hundred of stone

hundred of stone

Meeting place of the Saxon Hundred


The 'hundred' was a tenth century Saxon division of the shire for judicial and military purposes. The geographic area of the hundred was the land required to sustain approximately one hundred households, that is, the land covered by one hundred 'hides'. Each hide was divided into ten 'tithings' which contained ten households. Although originally the hide was an amount of land sufficient to support one family, it became a unit used for the assessment of land tax until the end of the twelfth century.

The hundred usually took the name of the main town in the area but in Yeovil it was called the Hundred of Stone in reference to the local landmark, the Hundred Stone, at the junction of today's Stone Lane and Mudford Road - the highest point in Yeovil and its hinterland. This was the traditional hundred meeting place, where the Hundred Court was held. The Hundred of Stone not only included Yeovil, but Odcombe, Brympton, Preston Plucknett, Limington, Ashington and Mudford and covered 10,720 acres (4,340 hectares). Barwick was originally within the hundred but was separated during the reign (1216-1272) of Henry III. The Hundred of Stone was one of forty of the historical hundreds in Somerset.

The Hundred Stone was situated in the Manor of Kingston which may well have derived its name from the fact that before the Conquest it had been held by the Royal Family of Wessex, including King Alfred, and was therefore known as the king's 'tun' or village. Consequently before 1066 the Hundred of Stone was under the jurisdiction of the Crown although after the Conquest the hundred was under the Lord of the Manor.

At the time of Domesday, in 1086, Yeovil had not grown sufficiently to acquire any status of its own and the hundred was therefore referred to as 'Ad Stane'. In 1212 it was recorded as the 'Hundredus de la Ston' but gradually, as Yeovil's importance steadily grew, the words 'or Yeovil' were often appended.

The hundred was headed by a Hundred-Man or Hundred Elder and in the immediate post-Conquest period the duties of the Hundred Elder included organising, supplying and leading the military forces of the hundred. Since in return for being granted the use of a hundred hides of land, technically the 'property' of the king in the Feudal system, the men of the hundred were bound to supply one hundred men for military service as, and when, required by the King.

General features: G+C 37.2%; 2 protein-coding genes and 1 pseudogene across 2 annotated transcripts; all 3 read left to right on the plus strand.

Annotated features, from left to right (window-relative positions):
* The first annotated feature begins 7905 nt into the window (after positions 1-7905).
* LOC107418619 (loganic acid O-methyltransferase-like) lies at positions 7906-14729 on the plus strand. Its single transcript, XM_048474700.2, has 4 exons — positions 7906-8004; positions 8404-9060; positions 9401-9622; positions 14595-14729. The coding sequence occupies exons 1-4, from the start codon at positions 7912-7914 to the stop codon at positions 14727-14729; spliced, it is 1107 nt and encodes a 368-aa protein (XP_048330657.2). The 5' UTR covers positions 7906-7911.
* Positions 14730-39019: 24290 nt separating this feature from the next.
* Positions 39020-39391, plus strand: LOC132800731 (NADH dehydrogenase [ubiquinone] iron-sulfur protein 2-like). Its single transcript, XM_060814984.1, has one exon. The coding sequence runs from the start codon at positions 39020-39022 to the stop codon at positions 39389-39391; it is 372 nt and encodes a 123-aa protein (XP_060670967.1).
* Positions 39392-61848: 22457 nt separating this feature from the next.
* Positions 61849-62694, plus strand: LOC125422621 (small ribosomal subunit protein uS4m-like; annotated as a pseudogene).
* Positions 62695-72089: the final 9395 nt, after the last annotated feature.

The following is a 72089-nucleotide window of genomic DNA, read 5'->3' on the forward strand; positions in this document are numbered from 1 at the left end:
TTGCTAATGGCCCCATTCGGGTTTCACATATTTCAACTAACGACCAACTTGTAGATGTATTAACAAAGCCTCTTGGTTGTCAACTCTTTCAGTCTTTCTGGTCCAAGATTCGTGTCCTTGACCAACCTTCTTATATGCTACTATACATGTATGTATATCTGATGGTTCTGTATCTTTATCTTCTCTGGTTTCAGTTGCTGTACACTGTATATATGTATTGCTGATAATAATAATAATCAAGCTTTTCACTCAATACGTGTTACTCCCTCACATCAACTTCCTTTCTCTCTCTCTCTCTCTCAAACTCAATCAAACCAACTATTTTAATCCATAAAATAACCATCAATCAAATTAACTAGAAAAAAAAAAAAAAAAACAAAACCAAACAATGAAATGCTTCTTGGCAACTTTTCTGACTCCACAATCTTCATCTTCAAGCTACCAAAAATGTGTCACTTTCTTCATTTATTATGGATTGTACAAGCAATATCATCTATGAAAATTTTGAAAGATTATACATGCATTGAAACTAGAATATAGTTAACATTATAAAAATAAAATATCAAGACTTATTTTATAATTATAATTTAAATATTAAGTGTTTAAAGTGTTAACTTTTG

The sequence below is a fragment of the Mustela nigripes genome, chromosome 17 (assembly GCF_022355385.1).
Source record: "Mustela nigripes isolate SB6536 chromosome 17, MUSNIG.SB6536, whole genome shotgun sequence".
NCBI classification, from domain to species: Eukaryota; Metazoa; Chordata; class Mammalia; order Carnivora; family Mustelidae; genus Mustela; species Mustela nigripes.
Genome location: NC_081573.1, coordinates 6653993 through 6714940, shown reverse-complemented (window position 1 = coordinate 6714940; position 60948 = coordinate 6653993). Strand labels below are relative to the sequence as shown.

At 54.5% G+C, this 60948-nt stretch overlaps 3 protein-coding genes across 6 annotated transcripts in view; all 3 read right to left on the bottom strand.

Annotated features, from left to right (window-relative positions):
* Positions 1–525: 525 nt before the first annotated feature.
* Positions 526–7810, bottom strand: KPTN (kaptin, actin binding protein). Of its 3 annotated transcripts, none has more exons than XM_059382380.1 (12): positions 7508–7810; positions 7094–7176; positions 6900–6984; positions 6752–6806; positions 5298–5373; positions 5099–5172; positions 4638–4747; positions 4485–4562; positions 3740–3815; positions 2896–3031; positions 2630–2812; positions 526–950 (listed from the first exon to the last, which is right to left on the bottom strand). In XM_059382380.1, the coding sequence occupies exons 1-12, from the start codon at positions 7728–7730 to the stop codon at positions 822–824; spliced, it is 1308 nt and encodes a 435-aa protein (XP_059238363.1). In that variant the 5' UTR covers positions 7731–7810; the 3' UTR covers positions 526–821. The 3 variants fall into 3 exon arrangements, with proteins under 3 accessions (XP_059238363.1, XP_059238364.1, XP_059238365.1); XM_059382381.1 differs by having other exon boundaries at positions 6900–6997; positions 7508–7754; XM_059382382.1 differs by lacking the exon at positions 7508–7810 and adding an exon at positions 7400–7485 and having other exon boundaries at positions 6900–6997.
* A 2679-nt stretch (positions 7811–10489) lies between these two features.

The principal responsibility of the hundred gradually centred on the administration of law and justice, together with keeping the peace, within the area. By the twelfth century the hundred court would meet in the open around the Hundred Stone each month. Each tithing was responsible for all that went on in its own small area. It reported or arrested any of its members who committed crimes. If the suspect ran away, the tithing had to raise the 'hue and cry' by shouting and blowing horns. Members of the tithing had to attend the lord of the manor's court to present the offenders and see that they were punished, or were themselves fined for failing to do so. Twice a year, representatives of each tithing attended the hundred court to give a report of the behaviour of their members, and to admit as new members all males who had reached the age of 12 years.

The administrative importance of hundreds decreased after 1834, though they remained a unit of liability to provide compensation notably for property damaged in civil disturbances until the Riot Act (1886) and they were still used as a unit for census purposes until 1850. The last recorded meeting of Yeovil's Hundred Court at the Hundred Stone was in 1843.

The powers of the Hundred Courts were extinguished by the establishment of County Courts in 1867. Today the hundred has no administrative or legal role, although hundreds have never actually been formally abolished.




The Stone Hundred from Speed's Map of Somerset of 1610.


Modern map of the boundaries of the parishes comprising Stone Hundred. It is approximate because parishes may have been only partly in the Ancient District.




Hundredstone, the highest point in Yeovil, photographed in the 1990s before the flower beds were planted. The Hundred Stone itself is just seen at centre, to the left of the bus stop sign.


The Hundred Stone isn't actually on the edge of a pond but when I photographed it in 2013 it had been raining continuously for about ten days.


.... and seen under drier circumstances in 2014.


.... and from a slightly different angle.